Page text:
3 Web Servers for Frontend Developers

Sunday, Sep 10 2017 in javascript

Ever needed to quickly start a web server to check a few scripts you’ve been developing locally?

Front-end developers don‘t need long complex set up: they can create an HTML file, include some JavaScript and open the file in the browser. But loading files directly from disk causes a few issues: absolute URLs like /mystyle.css don’t load correctly. And requesting any kind of assets via Ajax calls will fail in Chrome because of cross-origin security policies (scripts aren‘t allowed o load files from your local hard drive).

Here‘s three zero-configuration web servers that you can start on your local machine to run quick tests and experiments.

The classic: Python HTTP server

If you‘re on any Mac or Linux machine, then you’ve got Python installed. The web server that comes with the standard Python distribution has been an eternal favourite with web developers because you can serve the current directory with a single command:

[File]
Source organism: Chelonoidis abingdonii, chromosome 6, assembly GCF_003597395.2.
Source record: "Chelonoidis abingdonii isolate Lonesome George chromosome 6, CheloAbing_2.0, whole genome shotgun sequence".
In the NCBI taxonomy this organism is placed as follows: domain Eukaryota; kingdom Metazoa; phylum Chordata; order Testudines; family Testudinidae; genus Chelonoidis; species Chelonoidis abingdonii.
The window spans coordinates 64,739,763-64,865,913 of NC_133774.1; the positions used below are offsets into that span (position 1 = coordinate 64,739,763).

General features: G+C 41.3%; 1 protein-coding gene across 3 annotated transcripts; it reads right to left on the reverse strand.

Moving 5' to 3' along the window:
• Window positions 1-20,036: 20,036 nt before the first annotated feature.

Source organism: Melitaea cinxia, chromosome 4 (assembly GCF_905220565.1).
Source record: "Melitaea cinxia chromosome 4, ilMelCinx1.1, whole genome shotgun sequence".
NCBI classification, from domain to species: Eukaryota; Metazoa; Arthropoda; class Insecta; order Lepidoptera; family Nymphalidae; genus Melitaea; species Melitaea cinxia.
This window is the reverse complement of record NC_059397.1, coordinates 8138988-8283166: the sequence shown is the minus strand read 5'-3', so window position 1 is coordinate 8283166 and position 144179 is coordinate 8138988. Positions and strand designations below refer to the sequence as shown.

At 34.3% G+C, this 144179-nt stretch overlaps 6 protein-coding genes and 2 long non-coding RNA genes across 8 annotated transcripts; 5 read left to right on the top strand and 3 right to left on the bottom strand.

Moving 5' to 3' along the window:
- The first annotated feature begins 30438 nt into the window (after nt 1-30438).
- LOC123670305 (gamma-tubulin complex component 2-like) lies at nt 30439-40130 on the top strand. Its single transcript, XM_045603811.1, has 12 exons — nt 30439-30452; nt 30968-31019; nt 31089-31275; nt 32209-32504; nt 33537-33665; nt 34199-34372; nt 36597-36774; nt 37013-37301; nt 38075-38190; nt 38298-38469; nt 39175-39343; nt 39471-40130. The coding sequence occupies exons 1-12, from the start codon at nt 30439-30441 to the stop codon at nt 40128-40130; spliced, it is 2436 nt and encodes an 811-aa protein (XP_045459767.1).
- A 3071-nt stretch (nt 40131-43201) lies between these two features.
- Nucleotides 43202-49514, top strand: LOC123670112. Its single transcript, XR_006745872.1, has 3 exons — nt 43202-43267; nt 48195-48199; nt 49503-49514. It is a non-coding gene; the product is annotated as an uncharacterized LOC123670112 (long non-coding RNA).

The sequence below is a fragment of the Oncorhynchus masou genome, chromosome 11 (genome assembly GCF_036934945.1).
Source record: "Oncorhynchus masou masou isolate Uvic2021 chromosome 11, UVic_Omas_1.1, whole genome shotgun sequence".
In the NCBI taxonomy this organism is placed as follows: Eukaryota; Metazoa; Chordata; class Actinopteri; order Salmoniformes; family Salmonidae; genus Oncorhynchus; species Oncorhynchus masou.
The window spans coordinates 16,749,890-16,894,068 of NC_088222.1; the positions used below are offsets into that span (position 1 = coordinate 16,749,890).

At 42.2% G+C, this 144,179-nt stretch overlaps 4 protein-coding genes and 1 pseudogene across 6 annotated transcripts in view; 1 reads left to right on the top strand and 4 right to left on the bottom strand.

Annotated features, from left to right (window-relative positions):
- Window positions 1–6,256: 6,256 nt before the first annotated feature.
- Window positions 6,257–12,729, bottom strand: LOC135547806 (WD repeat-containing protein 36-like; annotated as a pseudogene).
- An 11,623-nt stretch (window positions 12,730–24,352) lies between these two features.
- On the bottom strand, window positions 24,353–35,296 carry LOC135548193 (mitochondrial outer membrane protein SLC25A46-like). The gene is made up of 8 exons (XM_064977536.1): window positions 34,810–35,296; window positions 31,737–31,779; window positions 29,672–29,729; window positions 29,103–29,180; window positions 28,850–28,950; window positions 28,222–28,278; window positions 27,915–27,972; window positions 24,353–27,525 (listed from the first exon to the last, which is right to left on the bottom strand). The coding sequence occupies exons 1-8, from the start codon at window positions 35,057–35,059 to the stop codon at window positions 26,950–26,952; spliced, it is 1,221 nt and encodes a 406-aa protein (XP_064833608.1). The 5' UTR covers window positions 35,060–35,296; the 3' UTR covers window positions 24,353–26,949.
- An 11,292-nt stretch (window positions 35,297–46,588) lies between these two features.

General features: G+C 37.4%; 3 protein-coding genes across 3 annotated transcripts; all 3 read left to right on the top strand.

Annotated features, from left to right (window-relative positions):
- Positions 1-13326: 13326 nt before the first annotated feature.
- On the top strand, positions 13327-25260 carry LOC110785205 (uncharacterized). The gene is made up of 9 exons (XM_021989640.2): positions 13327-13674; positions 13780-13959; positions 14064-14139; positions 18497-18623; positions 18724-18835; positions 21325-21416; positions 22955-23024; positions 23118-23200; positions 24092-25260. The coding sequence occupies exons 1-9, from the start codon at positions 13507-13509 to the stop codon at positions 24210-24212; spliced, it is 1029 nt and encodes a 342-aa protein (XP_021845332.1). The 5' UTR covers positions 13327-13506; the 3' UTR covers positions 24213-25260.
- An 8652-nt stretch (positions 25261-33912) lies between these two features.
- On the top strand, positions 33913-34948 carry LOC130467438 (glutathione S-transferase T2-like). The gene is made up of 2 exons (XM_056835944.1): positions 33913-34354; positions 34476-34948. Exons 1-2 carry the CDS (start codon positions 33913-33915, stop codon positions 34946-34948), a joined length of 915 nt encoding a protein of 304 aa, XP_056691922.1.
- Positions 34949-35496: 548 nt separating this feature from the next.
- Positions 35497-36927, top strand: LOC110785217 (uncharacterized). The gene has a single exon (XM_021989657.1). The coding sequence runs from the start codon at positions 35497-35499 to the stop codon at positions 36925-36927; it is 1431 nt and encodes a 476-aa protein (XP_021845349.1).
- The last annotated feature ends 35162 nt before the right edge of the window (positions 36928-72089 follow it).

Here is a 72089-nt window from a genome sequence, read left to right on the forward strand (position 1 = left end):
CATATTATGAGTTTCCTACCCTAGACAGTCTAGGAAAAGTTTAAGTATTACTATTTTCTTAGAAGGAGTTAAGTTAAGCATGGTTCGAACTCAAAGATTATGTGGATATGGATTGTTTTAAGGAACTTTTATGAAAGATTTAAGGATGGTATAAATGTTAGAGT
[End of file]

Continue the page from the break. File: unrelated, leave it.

python -m SimpleHTTPServer 8000

With Python 3 version, use this instead:

python3 -m http.server 8000

You’ll see Python print the port and you‘re good to go::

Serving HTTP on 0.0.0.0 port 8000 

Open your browser and navigate to localhost:8000 to explore your web pages.

Chrome is your home

For those web developers who live inside Chrome, Web Server for Chrome embeds a web server inside your favourite web browser.

You’ll need to install Web Server for Chrome from the Chrome Extension Manager. The UI is definitely more confusing than a single Python command, it runs wherever desktop Chrome runs, which practically any machine you would think of doing web development on, so it might be easier to set up if you are on a Windows machine without Python installed.

Self-contained: Caddy

If you’d like your web server to come in single binary you can install on Linux, Mac OS and Windows, try Caddy. It‘s open source and written in Go; you can download pre-compiled binaries for your system from the official website. Once you have the caddy executable on your machine, go to the directory you want to serve and run

caddy 

then navigate to localhost:2015. When I tried it, Caddy complained about a low file descriptor limit for production web server, I was fine with that, since I only wanted to run it for development.

If you’d like to integrate the web server into your development environment further, take a look at my React book. You’ll learn how to set up a development server with automatic page reloads that integrates with asset compilation using webpack.